Like the Denver Broncos, second-quarter advertisements received little love during Sunday night’s Super Bowl. None of the spots that aired during that timeframe cracked into the USA Today‘s Super Bowl Ad Meter top ten.
First place honors went to an ad by the Anheuser-Busch brand Budweiser. The heartwarming “Puppy Love” told the tale of a pup who was removed from his Clydesdale friend through adoption. A team of Clydesdales arrest the car taking the pup away, leading to the reunion between horse and dog. “Hero’s Welcome,” another Budweiser ad, took third place for the night. “The premise is simple — every soldier deserves a hero’s welcome, as the spot chronicles a single soldier’s homecoming from Afghanistan,” Anheuser-Bush said of the ad in a statement.
Together, Budweiser and Doritos took the top four spots, with Radio Shack breaking the dominance with a fifth place finish for “Phone Call.” The success or failure of an ad was determined by 6,272 online panelists from around the country. It is the twenty-sixth year voting has taken place, and nearly 50 ads were under consideration.
“Puppy Love,” Anheuser-Busch explained in a press release, is a continuation of the 2013 ad “Brotherhood,” which aired during the Super Bowl last year. It also featured the iconic Clydesdales and trainer in an emotional commercial, and ultimately won USA Today‘s Super Bowl ad blue ribbon.
This year’s winner scored a 8.29 with the viewers, placing it well ahead of the runner-up. Second place went to Doritos “Cowboy Kid,” with score of 7.58. It bested the other brands, but Bud Light, another brew owned by Anheuser-Busch, fell short. “Cool Twist” scored just 3.89, and came in dead last, giving the company bookends of the best and worst performing ads. Also at the bottom of the barrel were ads by Dreamworks, GoDaddy, Sprint, and Subway.
The other top Doritos commercial was “Time Machine” where a little boy convinces a man munching on a bag of Doritos to try his time machine, which takes the chip as a form of payment. “Time Machine,” and “Cowboy Kid” were the winners of the Doritos “Crash the Super Bowl” advertising contest.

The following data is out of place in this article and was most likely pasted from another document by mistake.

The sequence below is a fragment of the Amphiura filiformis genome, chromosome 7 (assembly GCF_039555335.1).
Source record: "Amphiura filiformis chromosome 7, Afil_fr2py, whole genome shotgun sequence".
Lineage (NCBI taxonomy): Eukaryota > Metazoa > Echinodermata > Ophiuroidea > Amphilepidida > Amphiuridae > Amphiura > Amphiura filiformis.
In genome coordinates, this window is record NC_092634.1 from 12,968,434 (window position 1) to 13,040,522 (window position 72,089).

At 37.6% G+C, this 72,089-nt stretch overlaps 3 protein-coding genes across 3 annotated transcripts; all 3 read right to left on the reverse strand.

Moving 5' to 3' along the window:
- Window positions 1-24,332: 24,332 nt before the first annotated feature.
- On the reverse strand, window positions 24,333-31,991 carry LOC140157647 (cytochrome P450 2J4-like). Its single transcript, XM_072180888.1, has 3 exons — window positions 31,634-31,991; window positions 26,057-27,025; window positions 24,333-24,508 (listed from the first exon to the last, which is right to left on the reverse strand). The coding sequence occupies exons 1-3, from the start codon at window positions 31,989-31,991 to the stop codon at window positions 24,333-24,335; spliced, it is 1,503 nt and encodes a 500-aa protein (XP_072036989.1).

Other commercials striking notes of togetherness and tugging on the nation’s heartstrings included Hyundai’s “Sixth Sense,” Coca-Cola’s “Going All the Way,” and General Mills Cheerios’ “Gracie,” all of which were top ten finishers. “Gracie,” like “Puppy Love,” made use of previously introduced commercial characters. It features an interracial family first seen in an ad where a little girl, Gracie, learns that Cheerios can promote heart health, causing her to pour the cereal on her napping father. This time around, Gracie is being told by her father about a new addition to the family.
Celebrities and nostalgia abounded in the ads as well. It was time for a full-on flashback with Radio Shack’s “The Call.” Alf, Mary Lou Retton, Erik Estrada, Hulk Hogan, Twisted Sister, and other notables from the 1980s show up at the store, and proceeded to take everything away except the building, all in order to pave the way for a new Radio Shack. Arnold Schwarzenegger was dressed in Bjorn Borg-worthy threads for his appearance in a Bud Light commercial, and the men of Full House were reunited in a spot for Dannon Oikos called “The Spill.”
But celebrities only paid off for Radio Shack’s self-deprecating commercial. Cameos by Stephen Colbert for Wonderful Pistachios and Scarlett Johansson for SodaStream failed to propel the ads into the top ten. Instead, it was largely tender moments that proved they could score — even late in the game. Four of the top ten advertisements came in the fourth-quarter, and six came at half-time or later.